Hatches: The hatches that sat on top of the forward and aft conning towers served as the only access points into and out of the submarine. Scientists found one hatch was locked and the other was not. The forward conning tower was found unlatched. This could be significant, but the hatch was heavy enough that it would stay sealed while the submarine was underwater and upright. The aft hatch was found locked. If the crew had been desperately trying to escape, it is reasonable to assume both hatches would have been unlatched.
Ballast Pump Settings: When the Hunley mysteriously vanished, most students of history assumed the eight-man crew drowned. That may not be true.
The pumps are still in the same position they were on the night the submarine was lost. Those settings could reveal what steps – if any – the crew may have taken to try and save their lives.
A preliminary study of pump system shows that it was not set to pump water out of the crew compartment. This discovery suggests the crew may not have drowned, but died of some other cause.
Blackout Mode: The Hunley was in Blackout Mode when she was lost. The submarine had a series of 10 topside ports that provided the crew a small measure of ambient light when the Hunley cruised on the surface. These small glass ports were equipped with iron covers that could make the ports watertight and also block any light from escaping the sub, and possibly alerting ships to their presence. These ports were all found closed.
Historical Records: Some historical evidence suggests the Hunley did not sink immediately after the attack and light, perhaps in the forms of signals, was seen by both Union and Confederate sources. Records indicate the Hunley crew was to signal to shore if they were successful in sinking the Union warship.
Robert Flemming, a sailor on the USS Housatonic, was standing bow lookout watch the night the Hunley attacked. About 45 minutes after the attack, Flemming – who survived and retreated to the Housatonic’s rigging to await rescue – said he spotted a blue light on the water, just ahead of the USS Canandaigua, the first Navy ship to arrive on the scene.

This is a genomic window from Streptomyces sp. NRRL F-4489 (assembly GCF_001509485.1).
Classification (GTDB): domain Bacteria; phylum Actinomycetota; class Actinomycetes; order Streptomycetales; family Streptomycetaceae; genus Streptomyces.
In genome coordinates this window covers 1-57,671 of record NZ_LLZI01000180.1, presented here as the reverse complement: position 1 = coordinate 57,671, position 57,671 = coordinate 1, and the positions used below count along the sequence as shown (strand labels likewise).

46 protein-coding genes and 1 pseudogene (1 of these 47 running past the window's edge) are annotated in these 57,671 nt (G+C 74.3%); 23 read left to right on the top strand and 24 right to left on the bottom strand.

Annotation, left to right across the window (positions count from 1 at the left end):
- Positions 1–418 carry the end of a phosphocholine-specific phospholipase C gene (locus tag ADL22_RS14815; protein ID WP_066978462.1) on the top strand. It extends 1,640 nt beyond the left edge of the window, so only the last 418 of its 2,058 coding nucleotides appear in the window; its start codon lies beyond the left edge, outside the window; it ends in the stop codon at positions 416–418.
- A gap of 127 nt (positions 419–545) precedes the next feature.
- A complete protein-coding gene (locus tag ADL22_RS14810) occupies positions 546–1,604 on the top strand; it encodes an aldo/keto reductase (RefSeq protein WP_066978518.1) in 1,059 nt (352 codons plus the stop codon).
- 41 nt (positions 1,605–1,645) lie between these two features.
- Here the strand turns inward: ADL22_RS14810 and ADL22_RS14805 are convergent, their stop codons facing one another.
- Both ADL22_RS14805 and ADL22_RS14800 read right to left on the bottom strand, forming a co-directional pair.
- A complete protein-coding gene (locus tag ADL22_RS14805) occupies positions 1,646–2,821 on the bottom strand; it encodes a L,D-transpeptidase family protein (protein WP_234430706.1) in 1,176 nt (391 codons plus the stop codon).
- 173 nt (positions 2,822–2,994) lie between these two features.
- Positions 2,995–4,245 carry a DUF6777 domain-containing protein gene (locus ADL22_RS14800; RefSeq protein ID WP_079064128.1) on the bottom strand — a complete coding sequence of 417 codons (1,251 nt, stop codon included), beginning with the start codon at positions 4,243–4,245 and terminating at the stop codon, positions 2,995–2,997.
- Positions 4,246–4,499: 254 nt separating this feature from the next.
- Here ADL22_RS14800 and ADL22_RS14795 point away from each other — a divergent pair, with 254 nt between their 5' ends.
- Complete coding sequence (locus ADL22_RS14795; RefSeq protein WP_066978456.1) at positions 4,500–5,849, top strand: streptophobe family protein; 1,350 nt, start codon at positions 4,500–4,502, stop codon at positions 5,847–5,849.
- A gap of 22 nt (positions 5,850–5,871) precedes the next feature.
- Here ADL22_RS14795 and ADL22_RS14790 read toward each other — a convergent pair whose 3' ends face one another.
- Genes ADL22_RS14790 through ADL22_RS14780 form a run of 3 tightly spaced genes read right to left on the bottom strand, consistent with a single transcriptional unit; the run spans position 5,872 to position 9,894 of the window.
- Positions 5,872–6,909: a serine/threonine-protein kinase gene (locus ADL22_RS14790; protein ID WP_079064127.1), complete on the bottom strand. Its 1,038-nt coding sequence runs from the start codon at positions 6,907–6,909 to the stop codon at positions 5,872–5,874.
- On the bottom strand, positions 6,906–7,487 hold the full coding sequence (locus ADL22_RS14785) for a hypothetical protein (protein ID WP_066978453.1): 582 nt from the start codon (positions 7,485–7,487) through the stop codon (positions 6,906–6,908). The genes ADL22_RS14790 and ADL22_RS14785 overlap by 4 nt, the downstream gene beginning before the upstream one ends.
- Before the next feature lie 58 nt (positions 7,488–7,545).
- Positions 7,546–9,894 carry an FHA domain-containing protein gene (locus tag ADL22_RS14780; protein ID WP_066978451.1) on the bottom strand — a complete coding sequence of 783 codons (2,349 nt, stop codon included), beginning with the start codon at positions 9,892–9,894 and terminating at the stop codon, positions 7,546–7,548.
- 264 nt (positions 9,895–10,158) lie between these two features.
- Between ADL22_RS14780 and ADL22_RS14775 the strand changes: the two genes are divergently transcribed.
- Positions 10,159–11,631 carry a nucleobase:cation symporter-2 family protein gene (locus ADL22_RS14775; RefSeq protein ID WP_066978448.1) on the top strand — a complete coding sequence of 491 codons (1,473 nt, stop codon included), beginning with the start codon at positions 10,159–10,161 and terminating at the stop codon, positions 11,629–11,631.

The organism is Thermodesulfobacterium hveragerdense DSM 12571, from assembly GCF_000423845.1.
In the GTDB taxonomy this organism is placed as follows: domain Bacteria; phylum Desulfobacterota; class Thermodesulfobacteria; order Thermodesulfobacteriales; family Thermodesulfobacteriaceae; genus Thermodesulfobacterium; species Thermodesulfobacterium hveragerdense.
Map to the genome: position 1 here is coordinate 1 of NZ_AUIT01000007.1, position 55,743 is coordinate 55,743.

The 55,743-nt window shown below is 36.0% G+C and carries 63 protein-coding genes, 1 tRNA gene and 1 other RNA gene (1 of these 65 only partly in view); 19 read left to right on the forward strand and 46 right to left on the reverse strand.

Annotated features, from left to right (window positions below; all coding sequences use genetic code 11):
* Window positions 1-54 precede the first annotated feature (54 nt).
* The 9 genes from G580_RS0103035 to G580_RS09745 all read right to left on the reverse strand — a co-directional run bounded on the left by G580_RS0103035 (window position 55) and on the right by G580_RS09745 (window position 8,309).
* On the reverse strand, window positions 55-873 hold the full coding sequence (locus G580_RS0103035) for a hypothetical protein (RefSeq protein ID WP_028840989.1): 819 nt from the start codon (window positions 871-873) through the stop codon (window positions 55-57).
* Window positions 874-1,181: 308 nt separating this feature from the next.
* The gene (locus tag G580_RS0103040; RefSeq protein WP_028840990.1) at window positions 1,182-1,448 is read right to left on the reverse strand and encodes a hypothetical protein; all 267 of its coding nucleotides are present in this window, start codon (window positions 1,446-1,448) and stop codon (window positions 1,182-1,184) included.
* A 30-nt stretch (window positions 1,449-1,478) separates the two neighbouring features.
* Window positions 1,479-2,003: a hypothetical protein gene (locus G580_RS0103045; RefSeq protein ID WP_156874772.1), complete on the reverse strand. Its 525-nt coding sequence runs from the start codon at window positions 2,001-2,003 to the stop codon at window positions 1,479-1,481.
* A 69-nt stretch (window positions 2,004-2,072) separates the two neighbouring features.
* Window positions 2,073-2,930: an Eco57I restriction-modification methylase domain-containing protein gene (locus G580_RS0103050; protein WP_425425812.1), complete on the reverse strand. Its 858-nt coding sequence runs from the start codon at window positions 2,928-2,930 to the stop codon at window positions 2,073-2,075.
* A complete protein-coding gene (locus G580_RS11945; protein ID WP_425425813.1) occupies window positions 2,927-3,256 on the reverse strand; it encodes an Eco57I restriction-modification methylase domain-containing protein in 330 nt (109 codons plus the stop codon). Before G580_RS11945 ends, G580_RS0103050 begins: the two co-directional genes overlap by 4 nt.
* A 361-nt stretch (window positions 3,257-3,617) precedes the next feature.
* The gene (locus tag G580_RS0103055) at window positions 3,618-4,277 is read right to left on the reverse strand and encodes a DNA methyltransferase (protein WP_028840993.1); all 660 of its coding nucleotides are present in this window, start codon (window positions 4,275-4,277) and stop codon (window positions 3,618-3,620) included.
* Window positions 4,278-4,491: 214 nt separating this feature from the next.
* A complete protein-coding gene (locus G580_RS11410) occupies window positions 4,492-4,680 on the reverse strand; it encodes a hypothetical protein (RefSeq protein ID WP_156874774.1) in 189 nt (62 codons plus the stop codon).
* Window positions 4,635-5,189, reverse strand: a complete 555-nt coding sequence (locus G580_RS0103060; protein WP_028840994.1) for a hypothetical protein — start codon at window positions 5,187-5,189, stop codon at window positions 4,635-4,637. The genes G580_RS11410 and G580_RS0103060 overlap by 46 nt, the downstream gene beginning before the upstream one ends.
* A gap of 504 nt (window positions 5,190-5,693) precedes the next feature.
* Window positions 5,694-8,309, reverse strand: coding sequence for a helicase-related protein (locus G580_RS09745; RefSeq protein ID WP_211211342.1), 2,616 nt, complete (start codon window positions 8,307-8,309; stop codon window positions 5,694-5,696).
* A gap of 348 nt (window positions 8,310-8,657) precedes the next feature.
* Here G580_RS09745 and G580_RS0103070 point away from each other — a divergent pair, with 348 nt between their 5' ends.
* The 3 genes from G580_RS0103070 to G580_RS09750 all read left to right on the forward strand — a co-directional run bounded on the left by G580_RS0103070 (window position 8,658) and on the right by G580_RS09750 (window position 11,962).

“When the Canandaigua got astern, and laying athwart of the Housatonic, about four ships lengths off, while I was in the fore-rigging, I saw a blue light on the water just ahead of the Canandaigua, and on the starboard quarters of the Housatonic.” – Robert Flemming
Flemming’s report of a blue light could be consistent the testimony of Confederates at Battery Marshall, who said Dixon said he would show “two blue lights” when he wanted a signal fire lit on the beach of Sullivan’s Island.
In addition to Flemming’s testimony, we have two others:
Lieutenant Col. Dantzler at Battery Marshall reported on February 19th 1864, ”The signals agreed upon to be given in case the boat wished a light to be exposed at this post as a guide for its return were observed and answered.”
In 1866, Jacob Cardoza recounted, “The officer (Dixon) in command told Lieutenant-Colonel Dantzler… if he came off safe he would show two blue lights. The lights never appeared.”
Was Flemming the last man to see the Hunley for more than a century? If he was, his account could suggest a tragic end for the Hunley. If the submarine was “just ahead” of the Canandaigua, which was sailing to rescue Union sailors, it could have created a wake that toppled the submarine or hit it directly. Also, because the Hunley had no ports facing aft, the crew might not have even known a ship was bearing down on the submarine.